Comparing Spent and Unspent Convictions

The majority of job roles available to apply for in the UK involve some form of pre-employment check. Whether that’s just having to list your previous experience on a CV and cover letter, or more extensive identity and security checks, it’s essential to understand what each job application entails.

One of the most common checks used during the recruitment process is a DBS (Disclosure and Barring Service) check. This was previously known as the CRB (Criminal Records Bureau) check and is used for potential employers to understand whether job seekers have any spent or unspent convictions that could make them unsuitable to the role they’ve applied for.

There are three levels of DBS checks availableBasicStandard and Enhanced DBS checks, the usage of which depends on the level of security that employers require. Some people may be hesitant to undergo DBS checks for fear of past criminal activity possibly affecting their recruitment chances, so this guide aims to explain the differences between spent and unspent convictions and how they relate to DBS checks.

 What are Unspent Convictions

An unspent conviction is a term used to describe any criminal conviction that you’re still in the rehabilitation process for (which is predetermined according to the nature of the crime), or that will stay on your criminal record. An example of this is any conviction that results in a prison sentence of more than two and a half years or involves a violent or sexual crime.

This categorisation is required to ensure public safety. As all employers want to ensure that their employees are working in safe conditions, any unspent convictions that you currently have will show up on all forms of DBS checks.

If you have an unspent conviction on your criminal record, you’re probably nervous about whether this will affect your ability to be hired for a job. Admittedly, it makes the process more difficult, but it doesn’t stop you from being hired for roles that use DBS checks.

If the potential employer deems your unspent conviction not to be relevant to the position you’ve applied for and decides that it doesn’t put their existing employees or customers at risk, they may still hire you for the job.

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What is a Spent Conviction?

You have a spent conviction if any criminal conviction you’ve previously committed has since been removed from your criminal record as per the Rehabilitation of Offenders Act 1974, which generally occurs due to the UK-mandated rehabilitation period ending. The time it takes for an unspent conviction to become spent depends on your age, the specifics of the sentence and whether you went to prison.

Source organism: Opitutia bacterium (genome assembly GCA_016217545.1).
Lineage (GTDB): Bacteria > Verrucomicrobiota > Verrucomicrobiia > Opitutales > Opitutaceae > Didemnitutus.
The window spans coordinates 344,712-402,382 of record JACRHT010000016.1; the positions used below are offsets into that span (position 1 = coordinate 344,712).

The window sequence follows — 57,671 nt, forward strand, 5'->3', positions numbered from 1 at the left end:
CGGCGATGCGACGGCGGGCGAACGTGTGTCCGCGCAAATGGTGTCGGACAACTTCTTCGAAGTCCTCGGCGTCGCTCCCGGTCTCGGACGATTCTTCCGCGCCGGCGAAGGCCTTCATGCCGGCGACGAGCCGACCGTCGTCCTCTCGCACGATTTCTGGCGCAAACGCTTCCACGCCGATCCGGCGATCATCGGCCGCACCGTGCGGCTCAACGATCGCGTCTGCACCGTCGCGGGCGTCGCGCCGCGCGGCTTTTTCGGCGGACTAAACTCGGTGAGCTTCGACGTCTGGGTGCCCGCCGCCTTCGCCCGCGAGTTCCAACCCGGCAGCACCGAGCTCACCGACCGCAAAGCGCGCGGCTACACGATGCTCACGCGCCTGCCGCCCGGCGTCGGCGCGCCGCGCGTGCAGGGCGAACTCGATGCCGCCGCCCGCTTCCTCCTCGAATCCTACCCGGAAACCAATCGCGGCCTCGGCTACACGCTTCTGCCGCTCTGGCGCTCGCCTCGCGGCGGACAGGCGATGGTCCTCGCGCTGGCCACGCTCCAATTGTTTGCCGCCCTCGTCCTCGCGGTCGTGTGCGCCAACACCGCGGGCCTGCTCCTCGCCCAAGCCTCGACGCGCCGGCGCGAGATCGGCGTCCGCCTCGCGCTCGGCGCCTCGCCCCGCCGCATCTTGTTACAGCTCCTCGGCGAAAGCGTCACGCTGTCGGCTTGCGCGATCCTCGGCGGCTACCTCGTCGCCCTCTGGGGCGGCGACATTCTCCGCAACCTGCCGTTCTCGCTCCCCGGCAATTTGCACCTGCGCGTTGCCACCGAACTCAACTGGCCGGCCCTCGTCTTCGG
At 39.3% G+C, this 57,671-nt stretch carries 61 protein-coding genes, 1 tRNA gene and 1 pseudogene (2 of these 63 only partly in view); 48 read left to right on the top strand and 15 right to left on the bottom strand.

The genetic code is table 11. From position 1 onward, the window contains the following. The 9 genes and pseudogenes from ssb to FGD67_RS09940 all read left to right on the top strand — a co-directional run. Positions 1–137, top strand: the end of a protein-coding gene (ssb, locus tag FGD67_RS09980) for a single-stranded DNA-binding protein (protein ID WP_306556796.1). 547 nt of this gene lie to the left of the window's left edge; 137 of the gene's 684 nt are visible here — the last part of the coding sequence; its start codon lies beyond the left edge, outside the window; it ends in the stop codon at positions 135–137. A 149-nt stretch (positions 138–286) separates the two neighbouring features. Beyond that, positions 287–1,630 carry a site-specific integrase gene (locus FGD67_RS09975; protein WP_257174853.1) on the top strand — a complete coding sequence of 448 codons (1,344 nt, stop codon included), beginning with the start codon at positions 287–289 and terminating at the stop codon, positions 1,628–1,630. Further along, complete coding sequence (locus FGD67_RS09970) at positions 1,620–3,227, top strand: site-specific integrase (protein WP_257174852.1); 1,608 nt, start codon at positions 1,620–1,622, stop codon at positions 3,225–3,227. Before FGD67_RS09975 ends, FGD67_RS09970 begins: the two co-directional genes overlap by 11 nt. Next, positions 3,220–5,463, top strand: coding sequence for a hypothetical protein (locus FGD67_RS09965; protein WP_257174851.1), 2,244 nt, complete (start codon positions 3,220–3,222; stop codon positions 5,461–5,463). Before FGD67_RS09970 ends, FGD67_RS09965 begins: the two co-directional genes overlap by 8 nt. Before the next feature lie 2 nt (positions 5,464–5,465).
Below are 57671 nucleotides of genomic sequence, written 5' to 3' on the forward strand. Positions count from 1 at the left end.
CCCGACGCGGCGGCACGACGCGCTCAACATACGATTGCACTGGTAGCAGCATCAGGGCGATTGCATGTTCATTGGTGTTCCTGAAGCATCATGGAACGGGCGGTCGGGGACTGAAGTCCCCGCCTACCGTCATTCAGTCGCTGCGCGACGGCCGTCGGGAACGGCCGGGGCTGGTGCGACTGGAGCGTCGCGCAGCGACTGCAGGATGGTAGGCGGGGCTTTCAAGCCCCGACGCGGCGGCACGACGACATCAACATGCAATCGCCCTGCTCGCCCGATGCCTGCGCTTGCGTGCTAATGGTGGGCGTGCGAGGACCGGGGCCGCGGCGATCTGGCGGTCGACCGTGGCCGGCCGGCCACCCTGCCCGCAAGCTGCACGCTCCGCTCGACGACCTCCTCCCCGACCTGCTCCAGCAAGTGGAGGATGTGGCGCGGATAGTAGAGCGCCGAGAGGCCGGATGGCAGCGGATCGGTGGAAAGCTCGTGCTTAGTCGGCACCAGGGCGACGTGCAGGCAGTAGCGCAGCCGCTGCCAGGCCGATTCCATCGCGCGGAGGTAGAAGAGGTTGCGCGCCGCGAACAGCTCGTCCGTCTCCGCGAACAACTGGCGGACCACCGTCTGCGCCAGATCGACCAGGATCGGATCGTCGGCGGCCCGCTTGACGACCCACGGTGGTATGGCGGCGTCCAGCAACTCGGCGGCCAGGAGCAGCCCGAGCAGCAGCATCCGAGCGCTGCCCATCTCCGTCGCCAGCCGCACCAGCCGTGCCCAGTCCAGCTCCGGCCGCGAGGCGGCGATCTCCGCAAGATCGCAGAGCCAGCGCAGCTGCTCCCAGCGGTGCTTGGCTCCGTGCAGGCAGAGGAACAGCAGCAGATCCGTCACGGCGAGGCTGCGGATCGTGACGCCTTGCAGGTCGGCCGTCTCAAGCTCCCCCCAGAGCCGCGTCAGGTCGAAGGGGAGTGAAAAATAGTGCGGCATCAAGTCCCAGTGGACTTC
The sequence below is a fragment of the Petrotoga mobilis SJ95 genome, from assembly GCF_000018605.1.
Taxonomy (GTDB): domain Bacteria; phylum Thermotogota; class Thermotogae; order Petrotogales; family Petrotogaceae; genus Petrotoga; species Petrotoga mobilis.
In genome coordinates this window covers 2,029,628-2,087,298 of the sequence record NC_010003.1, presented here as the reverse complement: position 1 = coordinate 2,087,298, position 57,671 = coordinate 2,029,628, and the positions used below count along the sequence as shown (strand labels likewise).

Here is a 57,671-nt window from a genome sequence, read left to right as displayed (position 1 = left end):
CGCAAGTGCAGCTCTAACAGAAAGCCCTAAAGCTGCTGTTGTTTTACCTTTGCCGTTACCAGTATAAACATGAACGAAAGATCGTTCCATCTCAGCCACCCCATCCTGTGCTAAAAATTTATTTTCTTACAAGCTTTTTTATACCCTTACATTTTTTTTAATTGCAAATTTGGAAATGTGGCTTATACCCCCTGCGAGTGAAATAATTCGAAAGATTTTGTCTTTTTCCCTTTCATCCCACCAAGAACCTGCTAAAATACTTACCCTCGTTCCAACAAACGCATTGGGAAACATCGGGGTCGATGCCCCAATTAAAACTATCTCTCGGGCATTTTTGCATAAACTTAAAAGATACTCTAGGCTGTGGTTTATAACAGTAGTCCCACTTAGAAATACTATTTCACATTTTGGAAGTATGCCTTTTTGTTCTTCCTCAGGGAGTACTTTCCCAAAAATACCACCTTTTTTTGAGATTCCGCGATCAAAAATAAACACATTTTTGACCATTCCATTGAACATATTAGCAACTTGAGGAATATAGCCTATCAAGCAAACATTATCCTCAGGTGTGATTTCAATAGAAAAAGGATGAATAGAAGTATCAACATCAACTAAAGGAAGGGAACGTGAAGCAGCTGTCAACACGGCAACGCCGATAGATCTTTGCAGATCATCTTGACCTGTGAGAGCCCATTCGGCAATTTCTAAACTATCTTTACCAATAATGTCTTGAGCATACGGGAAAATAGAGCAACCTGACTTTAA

This removal from your criminal record means that a spent conviction will not appear on a Basic DBS check report. However, when an employer requires extra security and criminal record checks, spent convictions become relevant to your job application, which means they show up during Standard and Enhanced DBS checks.

If you’re a jobseeker with spent convictions, this may bring about concerns that you may not be hired for any jobs which require Standard or Enhanced DBS checks. The good news is that it’s illegal for an employer to refuse you a job purely because of a spent conviction.

Failure to Disclose

If you’re a jobseeker and are nervous about your spent or unspent convictions being shown during the job application process, it can be tempting not to disclose your convictions when asked. This is a terrible idea, which could result in you being prosecuted.

Employers will usually find unspent convictions, especially if a DBS check is part of their application process, so failing to disclose any previous convictions can have grave implications for your job application. It’s therefore critical to remember that if there is a legal requirement to disclose convictions during the application process, you should do so.

Summarising Spent and Unspent Convictions

Hopefully, you now understand the differences between spent and unspent convictions and how they affect your job applications. Here’s a summary of all you need to know:

Spent convictions:

  • Refer to any criminal conviction that’s been removed from your criminal record.
  • Only appear on Standard and Enhanced DBS checks.
  • It cannot legally be the reason for employers to turn down your application.

Unspent convictions:

  • Refer to any criminal conviction that is still on your criminal record.
  • Appear on all three types of DBS checks (BasicStandard and Enhanced).
  • It will affect your ability to be hired in specific roles.

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